No more pretty

I’m standing in a juice bar stocking up on fresh juice for my 3-day cleanse. Not only am I wearing my baggy house clothes, but I’m bald. And I’m a woman. And I look pretty bad.

There are three other people in the tiny shop, all waiting on their juice orders. I suddenly realize that they are in the position I’ve been in so many times before: The “Oh gosh, that poor person. Look at them. They must have cancer. Or some horrible disease. No wait, don’t stare.”

I grin at them. They look awkwardly away.

I’m surprised at myself. For one thing, I’ve realized for the first time in my life that not worrying about being pretty is awesomely liberating. I realize I don’t give a rat’s ass how I look.

It’s a funny feeling having no way to hide. I could wear a wig, but I just don’t care enough. It’s hot, I’m tired, and chemo is kicking my butt.

Everything is fully exposed: forehead wrinkles, saggy neck, heck even the shape of my skull.

Here I’ve spent 30 years with my long blonde flowing hair and pretty makeup, fully invested in how I show myself to the world. Now I look 10 years older, bald, pale, and parched.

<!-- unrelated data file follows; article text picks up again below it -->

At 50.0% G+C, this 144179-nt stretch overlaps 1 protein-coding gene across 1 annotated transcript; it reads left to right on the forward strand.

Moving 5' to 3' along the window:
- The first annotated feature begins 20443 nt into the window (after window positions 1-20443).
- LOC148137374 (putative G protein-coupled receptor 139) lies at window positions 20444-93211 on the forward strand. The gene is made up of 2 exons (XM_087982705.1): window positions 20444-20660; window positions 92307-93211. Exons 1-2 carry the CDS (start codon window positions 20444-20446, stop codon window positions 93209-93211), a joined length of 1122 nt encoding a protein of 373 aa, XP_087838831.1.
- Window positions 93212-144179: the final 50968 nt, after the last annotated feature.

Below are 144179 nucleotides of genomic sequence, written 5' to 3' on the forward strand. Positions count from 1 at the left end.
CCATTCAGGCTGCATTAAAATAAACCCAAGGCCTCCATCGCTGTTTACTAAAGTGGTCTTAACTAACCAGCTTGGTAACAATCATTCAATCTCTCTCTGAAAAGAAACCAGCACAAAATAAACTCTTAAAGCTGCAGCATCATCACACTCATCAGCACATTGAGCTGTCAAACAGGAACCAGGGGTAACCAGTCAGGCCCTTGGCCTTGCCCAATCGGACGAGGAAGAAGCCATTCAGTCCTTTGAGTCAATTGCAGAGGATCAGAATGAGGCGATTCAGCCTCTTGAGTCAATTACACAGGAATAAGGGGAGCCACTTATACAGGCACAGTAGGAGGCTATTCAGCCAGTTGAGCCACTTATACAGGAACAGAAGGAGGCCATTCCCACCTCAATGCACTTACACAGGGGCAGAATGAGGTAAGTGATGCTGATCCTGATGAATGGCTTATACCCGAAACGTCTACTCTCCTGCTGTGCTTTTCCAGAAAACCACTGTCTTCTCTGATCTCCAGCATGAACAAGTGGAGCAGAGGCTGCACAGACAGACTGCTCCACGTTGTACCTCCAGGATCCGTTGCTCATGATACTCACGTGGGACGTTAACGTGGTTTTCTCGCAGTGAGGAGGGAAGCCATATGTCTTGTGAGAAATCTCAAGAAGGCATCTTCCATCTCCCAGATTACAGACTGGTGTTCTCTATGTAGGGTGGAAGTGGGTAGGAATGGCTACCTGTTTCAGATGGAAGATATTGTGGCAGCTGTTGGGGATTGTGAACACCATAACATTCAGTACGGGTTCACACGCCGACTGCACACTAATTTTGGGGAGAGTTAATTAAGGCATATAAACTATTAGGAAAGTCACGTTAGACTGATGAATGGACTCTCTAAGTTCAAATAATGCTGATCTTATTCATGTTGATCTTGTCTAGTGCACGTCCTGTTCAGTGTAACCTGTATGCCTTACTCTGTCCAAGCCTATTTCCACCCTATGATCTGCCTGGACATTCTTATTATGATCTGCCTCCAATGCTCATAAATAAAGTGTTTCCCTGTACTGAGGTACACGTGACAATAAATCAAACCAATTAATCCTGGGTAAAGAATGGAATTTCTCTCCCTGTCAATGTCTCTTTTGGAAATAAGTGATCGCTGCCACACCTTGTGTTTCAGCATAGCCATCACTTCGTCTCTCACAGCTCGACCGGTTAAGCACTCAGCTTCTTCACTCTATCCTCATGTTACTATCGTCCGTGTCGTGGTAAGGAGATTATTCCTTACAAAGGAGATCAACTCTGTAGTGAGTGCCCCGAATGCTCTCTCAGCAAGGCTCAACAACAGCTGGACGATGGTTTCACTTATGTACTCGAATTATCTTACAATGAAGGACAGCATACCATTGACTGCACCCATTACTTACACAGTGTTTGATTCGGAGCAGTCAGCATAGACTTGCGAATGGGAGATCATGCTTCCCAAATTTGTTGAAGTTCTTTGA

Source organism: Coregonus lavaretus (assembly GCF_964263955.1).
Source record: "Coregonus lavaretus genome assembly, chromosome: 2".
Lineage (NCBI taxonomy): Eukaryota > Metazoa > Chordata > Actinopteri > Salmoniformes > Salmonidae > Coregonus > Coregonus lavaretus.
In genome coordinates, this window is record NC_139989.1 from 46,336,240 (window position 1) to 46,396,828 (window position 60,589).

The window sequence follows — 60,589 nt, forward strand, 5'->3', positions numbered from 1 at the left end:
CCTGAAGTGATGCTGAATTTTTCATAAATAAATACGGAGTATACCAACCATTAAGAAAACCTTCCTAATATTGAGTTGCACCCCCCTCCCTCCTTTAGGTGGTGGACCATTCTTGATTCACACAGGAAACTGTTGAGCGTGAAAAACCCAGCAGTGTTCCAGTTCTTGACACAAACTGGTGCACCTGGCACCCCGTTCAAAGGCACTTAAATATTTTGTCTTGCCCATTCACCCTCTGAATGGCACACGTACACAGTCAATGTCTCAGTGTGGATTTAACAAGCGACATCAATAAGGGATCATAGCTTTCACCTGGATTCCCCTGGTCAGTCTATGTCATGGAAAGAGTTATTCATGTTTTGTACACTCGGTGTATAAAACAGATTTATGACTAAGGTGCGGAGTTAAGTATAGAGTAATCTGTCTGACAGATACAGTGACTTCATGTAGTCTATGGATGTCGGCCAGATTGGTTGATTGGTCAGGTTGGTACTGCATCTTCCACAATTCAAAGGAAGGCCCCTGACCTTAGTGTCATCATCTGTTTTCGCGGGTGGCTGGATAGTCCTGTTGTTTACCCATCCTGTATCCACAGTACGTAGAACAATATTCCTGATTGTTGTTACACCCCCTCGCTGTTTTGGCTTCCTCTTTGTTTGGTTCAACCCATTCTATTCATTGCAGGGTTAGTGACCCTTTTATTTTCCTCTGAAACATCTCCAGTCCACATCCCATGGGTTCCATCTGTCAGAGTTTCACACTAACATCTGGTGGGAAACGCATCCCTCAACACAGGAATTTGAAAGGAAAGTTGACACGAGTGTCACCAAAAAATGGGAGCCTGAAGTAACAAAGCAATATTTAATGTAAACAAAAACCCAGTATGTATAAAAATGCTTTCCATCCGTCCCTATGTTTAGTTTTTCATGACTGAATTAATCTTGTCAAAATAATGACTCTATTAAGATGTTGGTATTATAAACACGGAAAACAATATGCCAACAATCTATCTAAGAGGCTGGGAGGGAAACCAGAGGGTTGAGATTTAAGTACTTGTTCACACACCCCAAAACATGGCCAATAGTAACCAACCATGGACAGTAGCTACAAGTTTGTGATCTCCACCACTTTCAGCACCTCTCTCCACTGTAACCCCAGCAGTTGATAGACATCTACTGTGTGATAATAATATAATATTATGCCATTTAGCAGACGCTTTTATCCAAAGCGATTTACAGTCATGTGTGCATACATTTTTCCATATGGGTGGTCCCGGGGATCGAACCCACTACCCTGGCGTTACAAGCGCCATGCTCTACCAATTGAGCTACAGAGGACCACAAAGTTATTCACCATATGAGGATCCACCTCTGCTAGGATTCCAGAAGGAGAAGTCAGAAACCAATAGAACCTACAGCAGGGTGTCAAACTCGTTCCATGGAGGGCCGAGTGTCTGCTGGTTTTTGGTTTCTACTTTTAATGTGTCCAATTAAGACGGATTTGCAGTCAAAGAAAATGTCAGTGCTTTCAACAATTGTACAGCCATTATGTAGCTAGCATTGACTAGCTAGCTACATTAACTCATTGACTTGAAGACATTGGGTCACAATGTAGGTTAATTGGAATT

My ability to control how I look to others has largely been taken away from me. I can’t shape how people see me to the degree I used to.

The next day, I get a text from my mom about some new bald photos of me that have made it onto Facebook. She assures me I don’t look that bad in person and that I must really be getting a big test having to do with stripping away all my ego.

I whimper in response, “So you think I really look that bad?”

I hesitate. I could untag myself in Facebook. Or I could suck it up and get over myself. And that’s exactly what I decide to do. I leave the awful photos up.

By the way, this email is not about vanity, or feeling good about yourself. It’s about control and identity: Who we are and what we expect life to give us as a result of how we control how others see us. Identity is our deeper layer. Think vanity on the outside, and identity on the inside.

Vanity is fueled by lack-thinking.

Self-worth is fueled by feeling good about yourself.

And identity is fueled by many things, including your comfort with yourself at the deepest level, your ability to shift and flow with your changing identity, and by letting go of your need to control others’ perceptions of you.